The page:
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One in six employees wouldn’t ask for a pay rise

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New research from Ceridian has revealed that a staggering one in six employees said they would never dream of asking for a pay rise. Age is definite factor in this it seems, with older respondents more prepared to take the bull by the horns.  Just 19% of under 34s feel comfortable asking for a pay rise while 81% of over 35s feel confident asking for extra money.  


Men were also revealed to be more direct about asking for a pay increase.  Of the eight per cent of respondents who claimed they would negotiate hard for a salary increase, three quarters were men.  The survey also indicates that the younger people are the more interested they are in knowing how much their colleagues are paid, with 72% of 18-24 year olds indicating this as opposed to only 29% of over 55s.  


We have also proved to be a secretive nation with 53% of us not sharing our salary details with family members. However despite this, the survey of over 1,000 full time UK employees also suggests we are a nosy nation, with 46% expressing an interest in what colleagues earn. Regardless of being so secretive the survey revealed what a nation of hypocrites we really are:  around half of the respondents said they would be interested to know what their colleagues earn but 73% wouldn’t tolerate having their salary details disclosed to their colleagues.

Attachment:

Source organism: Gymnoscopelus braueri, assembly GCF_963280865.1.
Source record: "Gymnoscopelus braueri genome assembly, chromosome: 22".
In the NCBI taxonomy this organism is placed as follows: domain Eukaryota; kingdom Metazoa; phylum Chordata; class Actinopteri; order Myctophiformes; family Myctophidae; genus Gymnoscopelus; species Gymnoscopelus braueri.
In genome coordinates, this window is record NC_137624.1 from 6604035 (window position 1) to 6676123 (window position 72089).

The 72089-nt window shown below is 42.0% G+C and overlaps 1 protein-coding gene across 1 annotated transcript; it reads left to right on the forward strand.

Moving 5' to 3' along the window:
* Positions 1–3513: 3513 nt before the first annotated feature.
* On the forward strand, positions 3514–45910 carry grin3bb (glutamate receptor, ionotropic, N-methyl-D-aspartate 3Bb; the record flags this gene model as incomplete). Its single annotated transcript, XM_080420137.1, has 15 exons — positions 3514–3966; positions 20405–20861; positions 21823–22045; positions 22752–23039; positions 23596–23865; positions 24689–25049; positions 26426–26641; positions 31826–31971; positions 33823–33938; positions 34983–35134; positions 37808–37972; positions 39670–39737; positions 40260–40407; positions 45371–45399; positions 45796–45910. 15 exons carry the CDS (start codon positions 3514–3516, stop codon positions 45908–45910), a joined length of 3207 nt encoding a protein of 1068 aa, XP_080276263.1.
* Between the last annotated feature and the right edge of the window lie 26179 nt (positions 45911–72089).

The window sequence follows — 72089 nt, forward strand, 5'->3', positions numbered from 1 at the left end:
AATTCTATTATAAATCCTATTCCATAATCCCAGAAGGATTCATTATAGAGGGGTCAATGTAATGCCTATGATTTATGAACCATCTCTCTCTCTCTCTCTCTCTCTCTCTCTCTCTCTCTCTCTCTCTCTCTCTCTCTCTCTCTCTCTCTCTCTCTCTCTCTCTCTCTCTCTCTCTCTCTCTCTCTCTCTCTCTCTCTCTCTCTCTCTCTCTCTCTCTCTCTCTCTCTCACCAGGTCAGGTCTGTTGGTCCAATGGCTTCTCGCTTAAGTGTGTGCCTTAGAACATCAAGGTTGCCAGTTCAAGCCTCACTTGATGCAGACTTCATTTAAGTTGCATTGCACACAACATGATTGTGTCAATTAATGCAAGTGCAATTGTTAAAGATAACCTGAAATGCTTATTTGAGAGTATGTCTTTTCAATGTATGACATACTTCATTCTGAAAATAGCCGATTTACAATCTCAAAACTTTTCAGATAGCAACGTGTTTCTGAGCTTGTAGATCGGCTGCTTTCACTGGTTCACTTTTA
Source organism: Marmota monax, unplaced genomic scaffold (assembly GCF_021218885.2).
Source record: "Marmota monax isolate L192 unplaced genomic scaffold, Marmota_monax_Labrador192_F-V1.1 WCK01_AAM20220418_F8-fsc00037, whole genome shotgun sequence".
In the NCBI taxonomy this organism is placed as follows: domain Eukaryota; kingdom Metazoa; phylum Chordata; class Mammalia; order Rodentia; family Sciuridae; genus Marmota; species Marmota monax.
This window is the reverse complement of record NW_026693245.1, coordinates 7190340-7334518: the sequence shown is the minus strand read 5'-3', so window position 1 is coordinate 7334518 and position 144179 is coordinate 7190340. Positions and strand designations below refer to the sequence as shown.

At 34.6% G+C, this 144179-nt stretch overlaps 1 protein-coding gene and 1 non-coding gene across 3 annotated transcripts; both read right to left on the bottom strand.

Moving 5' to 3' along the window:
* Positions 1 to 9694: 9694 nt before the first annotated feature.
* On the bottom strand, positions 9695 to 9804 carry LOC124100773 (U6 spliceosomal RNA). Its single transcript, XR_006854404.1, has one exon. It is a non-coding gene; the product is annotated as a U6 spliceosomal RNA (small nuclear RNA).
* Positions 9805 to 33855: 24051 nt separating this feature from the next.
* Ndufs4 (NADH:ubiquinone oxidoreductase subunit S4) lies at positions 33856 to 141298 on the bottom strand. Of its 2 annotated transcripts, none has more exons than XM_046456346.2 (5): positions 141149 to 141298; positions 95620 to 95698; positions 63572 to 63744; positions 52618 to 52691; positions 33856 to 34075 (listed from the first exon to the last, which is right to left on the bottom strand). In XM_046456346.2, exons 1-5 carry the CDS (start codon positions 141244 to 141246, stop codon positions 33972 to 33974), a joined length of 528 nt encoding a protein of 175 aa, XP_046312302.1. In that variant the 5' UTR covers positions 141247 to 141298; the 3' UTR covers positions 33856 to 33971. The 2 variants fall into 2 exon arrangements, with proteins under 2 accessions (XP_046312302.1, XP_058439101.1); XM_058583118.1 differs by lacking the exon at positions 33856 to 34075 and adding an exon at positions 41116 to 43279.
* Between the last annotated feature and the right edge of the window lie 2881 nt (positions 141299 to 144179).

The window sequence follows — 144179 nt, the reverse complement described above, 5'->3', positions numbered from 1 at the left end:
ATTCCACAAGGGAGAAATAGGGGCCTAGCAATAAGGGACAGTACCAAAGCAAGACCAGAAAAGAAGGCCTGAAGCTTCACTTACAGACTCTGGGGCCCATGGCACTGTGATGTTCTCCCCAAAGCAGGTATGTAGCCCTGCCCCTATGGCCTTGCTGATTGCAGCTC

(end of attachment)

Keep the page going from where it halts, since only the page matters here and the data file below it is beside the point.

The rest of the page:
Plus, unnecessary exits from organisations could be costing businesses up to £5.14billion in recruitment, with one in 33 respondents saying they would rather leave a company than ask for a salary increase. 


Karan Paige, chief people officer of Ceridian UK, the company which commissioned the survey, said: “There tends to be a strong correlation between successful companies and a reward strategy that has the correct balance between fixed and variable pay, with the variable element being strongly aligned to performance. These companies also tend to be better at practising differentiation, so excluding poor performers from bonus payments and disproportionately rewarding great performance. 


“Our research also reinforces the importance of performance reviews, and how if managed correctly, these can help retain your top talent as well as saving the business from incurring unnecessary recruitment costs.”


Piers Hollier, a business psychologist at Getfeedback, commented:  “Ceridian’s survey shows what a status driven society we have become and in this day and age salary clearly represents status.  One of the reasons people might choose not to divulge their salary details with their family could be because it puts a cash value on them.  This can especially be the case with competitive siblings. 


“It’s not that hard to see why older people aren’t hugely interested in others’ salary.  They have learnt what they can expect to earn for certain roles but young people don’t yet have that frame of reference.  Equally, older people may be more content with their work-life balance and salary isn’t the only thing on their minds at this stage in their life.  This isn’t the case with younger people who are still striving to develop a work-life balance.” 



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